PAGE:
“They have first option on the bands, but they haven’t exercised that because their first concern was this album and the idea behind it. They felt that a lot of the groups might make it, but that wasn’t the prime concern. I think that a lot of the people who have reviewed the album have taken the wrong attitude... it’s the idea of the album that is important. The idea is to document what’s happening.
         “I don’t think reviewers realise that the album is live. We didn’t go over and over tracks polishing them up, I just picked what I thought was a representative thing. People have said to me that it doesn’t represent the underground rock in New York because it didn’t have Television or the Talking Heads, but I just took what was available.”
         Originally Kristal pressed 5,000 copies of the album and advertised it by mail order in local papers. Many orders (including one for 2,000 from Paris) came from Europe, but once it became known that Atlantic had taken it over, the orders fell off. Kristal still has about 1,000 originals left which he sells as collectors’ items.
         The album has not made a profit. “It cost $17,000 (or £10,000) to make the album and that’s just my expenses in making the master tape before the actual pressing. The bands haven’t started to earn their money from it yet, but they could use the money so we’ll be attending to the publishing of it all in two or three weeks.”
         Following the release of the album, all eight bands – the Shirts, Mink De Ville, Laughing Dogs, the Miami’s, Sun, Manster, Tuff Darts and Stuart’s Hammer – went off on a “tour” together, supervised by Kristal, an administrative headache of alarming proportions since the entourage numbered over 50.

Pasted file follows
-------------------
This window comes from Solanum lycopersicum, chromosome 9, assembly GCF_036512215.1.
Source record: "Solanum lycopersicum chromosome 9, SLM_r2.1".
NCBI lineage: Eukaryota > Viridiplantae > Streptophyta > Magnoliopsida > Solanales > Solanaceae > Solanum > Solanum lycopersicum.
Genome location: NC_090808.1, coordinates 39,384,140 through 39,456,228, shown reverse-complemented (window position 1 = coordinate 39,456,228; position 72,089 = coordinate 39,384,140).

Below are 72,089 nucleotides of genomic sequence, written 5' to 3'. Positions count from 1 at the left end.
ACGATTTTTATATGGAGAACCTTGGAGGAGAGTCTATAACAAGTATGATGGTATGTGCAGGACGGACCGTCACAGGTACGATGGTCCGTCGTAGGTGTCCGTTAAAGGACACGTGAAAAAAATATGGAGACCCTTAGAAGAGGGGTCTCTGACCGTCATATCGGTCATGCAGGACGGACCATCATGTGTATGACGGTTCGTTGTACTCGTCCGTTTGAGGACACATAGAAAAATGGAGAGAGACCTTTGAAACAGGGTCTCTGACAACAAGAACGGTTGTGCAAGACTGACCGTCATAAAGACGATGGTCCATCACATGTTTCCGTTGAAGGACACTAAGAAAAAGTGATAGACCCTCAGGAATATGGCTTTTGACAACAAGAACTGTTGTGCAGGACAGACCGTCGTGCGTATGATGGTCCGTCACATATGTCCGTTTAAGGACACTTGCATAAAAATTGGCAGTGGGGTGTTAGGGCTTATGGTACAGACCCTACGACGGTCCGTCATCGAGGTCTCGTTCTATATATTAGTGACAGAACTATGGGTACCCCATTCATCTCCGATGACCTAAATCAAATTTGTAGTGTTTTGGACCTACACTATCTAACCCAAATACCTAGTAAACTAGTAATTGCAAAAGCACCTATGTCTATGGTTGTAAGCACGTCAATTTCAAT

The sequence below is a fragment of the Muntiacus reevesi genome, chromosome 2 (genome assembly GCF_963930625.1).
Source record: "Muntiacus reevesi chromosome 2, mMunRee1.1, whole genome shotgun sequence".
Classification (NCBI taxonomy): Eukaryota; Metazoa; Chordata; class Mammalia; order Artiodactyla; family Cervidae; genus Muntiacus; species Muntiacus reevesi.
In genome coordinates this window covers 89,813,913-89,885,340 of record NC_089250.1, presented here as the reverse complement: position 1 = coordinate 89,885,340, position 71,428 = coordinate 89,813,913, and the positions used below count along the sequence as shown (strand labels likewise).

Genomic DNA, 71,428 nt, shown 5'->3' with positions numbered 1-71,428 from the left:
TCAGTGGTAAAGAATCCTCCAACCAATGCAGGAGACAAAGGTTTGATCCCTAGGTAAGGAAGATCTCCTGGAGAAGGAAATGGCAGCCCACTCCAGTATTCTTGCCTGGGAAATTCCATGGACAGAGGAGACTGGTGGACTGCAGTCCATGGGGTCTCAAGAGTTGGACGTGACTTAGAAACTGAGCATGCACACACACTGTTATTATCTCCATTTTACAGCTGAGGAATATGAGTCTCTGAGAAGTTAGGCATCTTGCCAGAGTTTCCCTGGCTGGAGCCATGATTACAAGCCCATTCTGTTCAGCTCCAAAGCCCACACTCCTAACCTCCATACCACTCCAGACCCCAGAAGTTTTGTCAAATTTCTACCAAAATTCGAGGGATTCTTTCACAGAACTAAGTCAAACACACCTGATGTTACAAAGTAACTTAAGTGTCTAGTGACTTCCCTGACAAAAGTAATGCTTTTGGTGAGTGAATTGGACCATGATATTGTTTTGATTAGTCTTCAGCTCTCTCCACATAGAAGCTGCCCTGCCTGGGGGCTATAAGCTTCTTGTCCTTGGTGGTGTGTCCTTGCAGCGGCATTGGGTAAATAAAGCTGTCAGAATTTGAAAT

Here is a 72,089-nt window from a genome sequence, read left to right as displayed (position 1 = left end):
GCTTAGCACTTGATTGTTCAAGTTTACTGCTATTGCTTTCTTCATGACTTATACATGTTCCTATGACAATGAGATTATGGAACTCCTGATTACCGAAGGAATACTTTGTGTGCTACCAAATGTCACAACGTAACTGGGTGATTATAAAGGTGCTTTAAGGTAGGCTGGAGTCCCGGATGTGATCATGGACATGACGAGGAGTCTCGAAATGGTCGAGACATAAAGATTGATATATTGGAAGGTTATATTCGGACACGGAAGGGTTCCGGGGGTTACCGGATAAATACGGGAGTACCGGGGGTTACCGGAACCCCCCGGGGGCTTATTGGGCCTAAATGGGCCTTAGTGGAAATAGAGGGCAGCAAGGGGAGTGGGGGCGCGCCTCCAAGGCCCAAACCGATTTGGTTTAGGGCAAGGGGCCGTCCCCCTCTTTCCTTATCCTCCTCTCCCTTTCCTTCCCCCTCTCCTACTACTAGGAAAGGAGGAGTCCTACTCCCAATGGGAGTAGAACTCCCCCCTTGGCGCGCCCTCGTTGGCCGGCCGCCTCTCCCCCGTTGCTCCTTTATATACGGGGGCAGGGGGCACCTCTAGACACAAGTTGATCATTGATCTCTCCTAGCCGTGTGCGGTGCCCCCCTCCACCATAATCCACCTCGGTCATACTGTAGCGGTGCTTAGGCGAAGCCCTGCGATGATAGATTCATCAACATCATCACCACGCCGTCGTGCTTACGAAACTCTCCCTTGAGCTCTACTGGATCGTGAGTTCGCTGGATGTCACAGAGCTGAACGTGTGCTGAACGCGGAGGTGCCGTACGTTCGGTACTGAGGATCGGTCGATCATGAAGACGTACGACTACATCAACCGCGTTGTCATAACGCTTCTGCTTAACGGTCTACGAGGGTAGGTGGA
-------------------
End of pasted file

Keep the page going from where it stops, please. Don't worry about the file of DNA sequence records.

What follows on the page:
Billed as the CBGBs Road Show, the bands took over Boston’s Rat Club for a whole week. Some only played one or two sets, but others stayed the week and gave up to a dozen performances. Kristal’s plans for the future involve taking “his” bands all around the East Coast. As yet, of course, none save the more established acts like Patti Smith and the Ramones have travelled very far.
         “After the first two weeks the sales figures on the album reached about 12,000 which isn’t too bad. Atlantic thought it would sell in New York, but they didn’t realise we could sell in Cleveland, St. Louis and even California. I think that sales will pick up after Christmas because we can’t really compete with all the big acts releasing albums right now.”
         Curiously Kristal had no intention of creating an underground rock palace when he took over the Bowery club. CBGBs, in fact, stands for Country, Bluegrass and Blues which is the type of music he originally envisaged promoting. “There just wasn’t enough talent around playing that kind of music, and it turned out that there were a lot of rock bands rehearsing all over with nowhere to play.
         “What I felt was that they had to develop character in their own music. I didn’t tell them what to play, but they can’t play copy music. Original doesn’t have to be only their own stuff. If a band can interpret something and make it really their own, then that’s better than writing their own music that copies things others have done.”